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The importance of traditional forms of communication

There has, since the turn of the 21st century, been a rapid rise in new forms of communication, which, when coupled with new technology, have had a tremendous impact on how all types of organisations engage with their stakeholders.

Interestingly, against this backdrop of innovation, this sea of change, traditional forms of communication have nevertheless remained important. We take a look at how in a highly connected and digitally communicative world, traditional forms of communication remain as integral as ever to being successful.


While other methods of communication do very well to offer relevant and effective engagement, nothing beats face-to-face contact. It puts a human face to your business, it offers a more personable experience and it delivers much more by way of insight.

A woman with a headset

Executives are certainly of this opinion. A study from Forbes showed that eight out of ten leaders still prefer to communicate in person, explaining that face-to-face business meetings and conferences help to build “stronger, more meaningful” relationships.

However, this is an appreciation that these days, where other factors have much more of an influence on the decision-making process – namely cost – the opportunity and practicality of regular face-to-face communication is less realistic.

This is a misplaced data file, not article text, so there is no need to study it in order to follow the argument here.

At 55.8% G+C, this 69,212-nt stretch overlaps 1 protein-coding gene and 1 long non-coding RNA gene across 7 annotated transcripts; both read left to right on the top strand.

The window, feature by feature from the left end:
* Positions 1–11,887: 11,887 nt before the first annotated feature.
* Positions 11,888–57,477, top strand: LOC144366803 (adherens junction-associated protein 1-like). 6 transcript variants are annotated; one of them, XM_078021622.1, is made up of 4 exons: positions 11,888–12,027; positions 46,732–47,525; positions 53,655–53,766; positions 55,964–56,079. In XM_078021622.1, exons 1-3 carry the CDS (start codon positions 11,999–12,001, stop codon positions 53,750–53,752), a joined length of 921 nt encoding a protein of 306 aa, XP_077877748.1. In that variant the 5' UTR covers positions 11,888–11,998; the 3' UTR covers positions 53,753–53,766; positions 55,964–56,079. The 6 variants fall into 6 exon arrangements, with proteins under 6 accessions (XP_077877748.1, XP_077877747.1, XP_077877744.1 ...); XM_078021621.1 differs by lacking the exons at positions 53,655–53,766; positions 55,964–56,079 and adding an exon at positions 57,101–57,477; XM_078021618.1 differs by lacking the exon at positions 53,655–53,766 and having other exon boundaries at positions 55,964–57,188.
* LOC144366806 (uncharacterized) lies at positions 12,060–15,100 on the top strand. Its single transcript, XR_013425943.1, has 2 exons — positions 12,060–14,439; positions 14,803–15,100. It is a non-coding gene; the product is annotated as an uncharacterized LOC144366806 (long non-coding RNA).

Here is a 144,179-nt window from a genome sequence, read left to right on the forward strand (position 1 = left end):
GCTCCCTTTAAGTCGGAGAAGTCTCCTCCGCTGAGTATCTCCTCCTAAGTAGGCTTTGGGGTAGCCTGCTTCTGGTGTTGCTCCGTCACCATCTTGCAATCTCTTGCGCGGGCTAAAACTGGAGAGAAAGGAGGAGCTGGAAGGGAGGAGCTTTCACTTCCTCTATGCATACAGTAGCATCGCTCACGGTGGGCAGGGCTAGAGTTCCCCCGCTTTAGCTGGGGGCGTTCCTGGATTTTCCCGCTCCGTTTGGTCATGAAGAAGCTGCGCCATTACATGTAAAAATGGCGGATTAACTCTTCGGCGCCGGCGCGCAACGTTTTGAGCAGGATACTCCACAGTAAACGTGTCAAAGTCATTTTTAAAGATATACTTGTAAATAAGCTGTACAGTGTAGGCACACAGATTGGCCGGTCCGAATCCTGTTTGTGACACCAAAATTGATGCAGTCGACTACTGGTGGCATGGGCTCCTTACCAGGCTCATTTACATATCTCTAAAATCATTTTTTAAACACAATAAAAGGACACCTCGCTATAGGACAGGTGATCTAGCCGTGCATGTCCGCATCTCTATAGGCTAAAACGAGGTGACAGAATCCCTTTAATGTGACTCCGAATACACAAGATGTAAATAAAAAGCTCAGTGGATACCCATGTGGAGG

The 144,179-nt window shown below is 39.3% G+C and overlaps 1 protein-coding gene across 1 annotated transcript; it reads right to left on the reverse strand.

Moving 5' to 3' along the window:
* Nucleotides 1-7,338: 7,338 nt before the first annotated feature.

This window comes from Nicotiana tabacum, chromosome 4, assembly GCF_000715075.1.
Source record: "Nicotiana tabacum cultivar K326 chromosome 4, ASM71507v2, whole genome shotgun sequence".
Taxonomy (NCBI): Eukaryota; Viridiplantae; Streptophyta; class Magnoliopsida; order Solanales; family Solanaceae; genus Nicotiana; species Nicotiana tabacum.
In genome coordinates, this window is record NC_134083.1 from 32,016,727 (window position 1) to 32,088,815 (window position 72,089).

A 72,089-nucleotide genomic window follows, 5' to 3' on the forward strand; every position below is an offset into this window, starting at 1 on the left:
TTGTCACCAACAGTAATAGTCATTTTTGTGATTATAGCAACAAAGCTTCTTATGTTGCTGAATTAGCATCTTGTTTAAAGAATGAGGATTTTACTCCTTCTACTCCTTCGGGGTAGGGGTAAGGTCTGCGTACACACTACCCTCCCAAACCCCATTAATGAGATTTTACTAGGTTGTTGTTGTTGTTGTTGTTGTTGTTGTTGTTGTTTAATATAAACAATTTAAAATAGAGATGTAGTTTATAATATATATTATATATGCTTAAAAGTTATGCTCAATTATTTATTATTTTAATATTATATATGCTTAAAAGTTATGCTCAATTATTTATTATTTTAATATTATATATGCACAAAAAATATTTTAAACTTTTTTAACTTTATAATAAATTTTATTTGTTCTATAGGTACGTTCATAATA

Meetings therefore need to be focused and used sparingly. Moreover, each time this form of communication is delivered, it has to achieve – if not exceed – all objectives (such as building trust, reinforcing commitment, explaining new strategies and problem-solving).

Face-to-face key takeaways:

-      Build stronger relationships with key stakeholders

-      Better read stakeholders (body language and facial expressions)

-      Investing in the human touch (face-to-face interaction more personal)


More relevant than ever in this day and age, voice, which also delivers the human touch, is perhaps just as important as face-to-face contact. Indeed, it is reasonable to state that it is conceivably more important for the fact that it is the dominant form of communication in business and the key link between traditional and more modern methods of engagement and working.

Usually, voice is the first point of contact either from an organisational point of view or a stakeholder – you either dial out or receive a call. Beyond that, custom dictates taking the relationship further with face-to-face contact, but once a rapport has been achieved, you once again return to voice.

Fascinatingly, this form of communication has been bolstered by technology. For example, far from diminishing its relevance, software and hardware developments – as in social media channels and modern headsets – have reinforced its centrality to most efforts in-house and externally.

What is vital these days is for voice to be of the highest quality. After all, customers expect more these days – they have exacting demands. Investing in voice so that audio is superior, contact time is more immediate and engagement more empathetic will help define the right kind of environment to support your business efforts.

Voice key takeaways:

-      The go-to form of communication that connects traditional and new forms of communication

-      Time-efficient, cost-effective and flexible (work from home, away from desk, across multiple devices)

-      When delivered well, is just as powerful as face-to-face communication

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